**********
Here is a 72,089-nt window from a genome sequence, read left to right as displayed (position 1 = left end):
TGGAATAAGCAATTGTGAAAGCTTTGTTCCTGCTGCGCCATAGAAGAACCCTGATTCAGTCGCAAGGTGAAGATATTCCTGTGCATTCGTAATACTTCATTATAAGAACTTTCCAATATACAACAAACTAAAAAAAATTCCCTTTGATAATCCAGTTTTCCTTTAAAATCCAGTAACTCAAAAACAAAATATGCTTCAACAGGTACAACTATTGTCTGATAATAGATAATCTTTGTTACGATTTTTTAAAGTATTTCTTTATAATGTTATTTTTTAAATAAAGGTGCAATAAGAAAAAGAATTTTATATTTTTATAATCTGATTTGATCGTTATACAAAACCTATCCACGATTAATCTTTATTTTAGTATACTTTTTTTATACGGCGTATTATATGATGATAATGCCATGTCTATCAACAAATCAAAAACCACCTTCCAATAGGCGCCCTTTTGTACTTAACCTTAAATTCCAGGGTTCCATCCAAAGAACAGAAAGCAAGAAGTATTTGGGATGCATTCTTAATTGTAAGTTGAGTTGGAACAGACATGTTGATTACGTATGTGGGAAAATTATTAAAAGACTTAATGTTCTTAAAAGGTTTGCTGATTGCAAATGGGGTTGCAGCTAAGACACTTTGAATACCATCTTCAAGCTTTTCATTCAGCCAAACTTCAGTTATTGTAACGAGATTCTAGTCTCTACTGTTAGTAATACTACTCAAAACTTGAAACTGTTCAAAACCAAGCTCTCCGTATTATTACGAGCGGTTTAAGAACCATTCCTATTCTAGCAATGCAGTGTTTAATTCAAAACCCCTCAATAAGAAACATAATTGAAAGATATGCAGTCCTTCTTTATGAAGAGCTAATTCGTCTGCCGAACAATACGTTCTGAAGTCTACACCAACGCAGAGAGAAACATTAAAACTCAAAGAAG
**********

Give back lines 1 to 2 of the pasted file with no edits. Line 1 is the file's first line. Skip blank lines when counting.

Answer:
Here is a 72,089-nt window from a genome sequence, read left to right as displayed (position 1 = left end):
TGGAATAAGCAATTGTGAAAGCTTTGTTCCTGCTGCGCCATAGAAGAACCCTGATTCAGTCGCAAGGTGAAGATATTCCTGTGCATTCGTAATACTTCATTATAAGAACTTTCCAATATACAACAAACTAAAAAAAATTCCCTTTGATAATCCAGTTTTCCTTTAAAATCCAGTAACTCAAAAACAAAATATGCTTCAACAGGTACAACTATTGTCTGATAATAGATAATCTTTGTTACGATTTTTTAAAGTATTTCTTTATAATGTTATTTTTTAAATAAAGGTGCAATAAGAAAAAGAATTTTATATTTTTATAATCTGATTTGATCGTTATACAAAACCTATCCACGATTAATCTTTATTTTAGTATACTTTTTTTATACGGCGTATTATATGATGATAATGCCATGTCTATCAACAAATCAAAAACCACCTTCCAATAGGCGCCCTTTTGTACTTAACCTTAAATTCCAGGGTTCCATCCAAAGAACAGAAAGCAAGAAGTATTTGGGATGCATTCTTAATTGTAAGTTGAGTTGGAACAGACATGTTGATTACGTATGTGGGAAAATTATTAAAAGACTTAATGTTCTTAAAAGGTTTGCTGATTGCAAATGGGGTTGCAGCTAAGACACTTTGAATACCATCTTCAAGCTTTTCATTCAGCCAAACTTCAGTTATTGTAACGAGATTCTAGTCTCTACTGTTAGTAATACTACTCAAAACTTGAAACTGTTCAAAACCAAGCTCTCCGTATTATTACGAGCGGTTTAAGAACCATTCCTATTCTAGCAATGCAGTGTTTAATTCAAAACCCCTCAATAAGAAACATAATTGAAAGATATGCAGTCCTTCTTTATGAAGAGCTAATTCGTCTGCCGAACAATACGTTCTGAAGTCTACACCAACGCAGAGAGAAACATTAAAACTCAAAGAAG